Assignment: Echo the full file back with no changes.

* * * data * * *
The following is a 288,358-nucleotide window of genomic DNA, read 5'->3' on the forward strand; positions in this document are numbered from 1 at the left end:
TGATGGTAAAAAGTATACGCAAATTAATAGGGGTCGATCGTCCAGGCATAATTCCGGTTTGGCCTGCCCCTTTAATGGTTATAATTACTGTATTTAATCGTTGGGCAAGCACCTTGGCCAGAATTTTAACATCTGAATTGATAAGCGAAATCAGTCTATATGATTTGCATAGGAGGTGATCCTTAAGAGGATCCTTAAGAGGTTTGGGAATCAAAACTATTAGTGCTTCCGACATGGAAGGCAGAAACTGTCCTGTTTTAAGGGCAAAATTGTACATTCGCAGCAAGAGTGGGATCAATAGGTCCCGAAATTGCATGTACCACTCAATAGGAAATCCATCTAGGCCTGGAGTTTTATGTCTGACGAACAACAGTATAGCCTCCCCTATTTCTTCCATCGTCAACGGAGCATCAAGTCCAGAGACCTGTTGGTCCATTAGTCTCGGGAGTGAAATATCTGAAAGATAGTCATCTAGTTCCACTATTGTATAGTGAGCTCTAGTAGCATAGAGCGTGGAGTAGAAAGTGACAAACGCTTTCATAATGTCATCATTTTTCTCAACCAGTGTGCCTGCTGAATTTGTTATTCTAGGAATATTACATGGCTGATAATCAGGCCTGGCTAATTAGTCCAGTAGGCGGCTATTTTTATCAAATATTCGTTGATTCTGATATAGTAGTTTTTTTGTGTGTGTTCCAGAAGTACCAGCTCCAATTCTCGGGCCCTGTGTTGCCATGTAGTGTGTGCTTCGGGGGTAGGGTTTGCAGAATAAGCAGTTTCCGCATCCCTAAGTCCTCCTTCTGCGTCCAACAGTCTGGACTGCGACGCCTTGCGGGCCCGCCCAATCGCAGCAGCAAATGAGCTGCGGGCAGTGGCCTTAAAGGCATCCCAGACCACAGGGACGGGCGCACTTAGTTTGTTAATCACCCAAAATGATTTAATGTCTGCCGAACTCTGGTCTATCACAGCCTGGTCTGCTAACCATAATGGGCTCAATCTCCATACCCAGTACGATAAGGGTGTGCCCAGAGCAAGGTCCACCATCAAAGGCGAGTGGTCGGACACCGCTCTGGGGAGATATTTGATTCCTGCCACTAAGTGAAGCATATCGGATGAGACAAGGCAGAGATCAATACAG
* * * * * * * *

The following is a 288,358-nucleotide window of genomic DNA, read 5'->3' on the forward strand; positions in this document are numbered from 1 at the left end:
TGATGGTAAAAAGTATACGCAAATTAATAGGGGTCGATCGTCCAGGCATAATTCCGGTTTGGCCTGCCCCTTTAATGGTTATAATTACTGTATTTAATCGTTGGGCAAGCACCTTGGCCAGAATTTTAACATCTGAATTGATAAGCGAAATCAGTCTATATGATTTGCATAGGAGGTGATCCTTAAGAGGATCCTTAAGAGGTTTGGGAATCAAAACTATTAGTGCTTCCGACATGGAAGGCAGAAACTGTCCTGTTTTAAGGGCAAAATTGTACATTCGCAGCAAGAGTGGGATCAATAGGTCCCGAAATTGCATGTACCACTCAATAGGAAATCCATCTAGGCCTGGAGTTTTATGTCTGACGAACAACAGTATAGCCTCCCCTATTTCTTCCATCGTCAACGGAGCATCAAGTCCAGAGACCTGTTGGTCCATTAGTCTCGGGAGTGAAATATCTGAAAGATAGTCATCTAGTTCCACTATTGTATAGTGAGCTCTAGTAGCATAGAGCGTGGAGTAGAAAGTGACAAACGCTTTCATAATGTCATCATTTTTCTCAACCAGTGTGCCTGCTGAATTTGTTATTCTAGGAATATTACATGGCTGATAATCAGGCCTGGCTAATTAGTCCAGTAGGCGGCTATTTTTATCAAATATTCGTTGATTCTGATATAGTAGTTTTTTTGTGTGTGTTCCAGAAGTACCAGCTCCAATTCTCGGGCCCTGTGTTGCCATGTAGTGTGTGCTTCGGGGGTAGGGTTTGCAGAATAAGCAGTTTCCGCATCCCTAAGTCCTCCTTCTGCGTCCAACAGTCTGGACTGCGACGCCTTGCGGGCCCGCCCAATCGCAGCAGCAAATGAGCTGCGGGCAGTGGCCTTAAAGGCATCCCAGACCACAGGGACGGGCGCACTTAGTTTGTTAATCACCCAAAATGATTTAATGTCTGCCGAACTCTGGTCTATCACAGCCTGGTCTGCTAACCATAATGGGCTCAATCTCCATACCCAGTACGATAAGGGTGTGCCCAGAGCAAGGTCCACCATCAAAGGCGAGTGGTCGGACACCGCTCTGGGGAGATATTTGATTCCTGCCACTAAGTGAAGCATATCGGATGAGACAAGGCAGAGATCAATACAG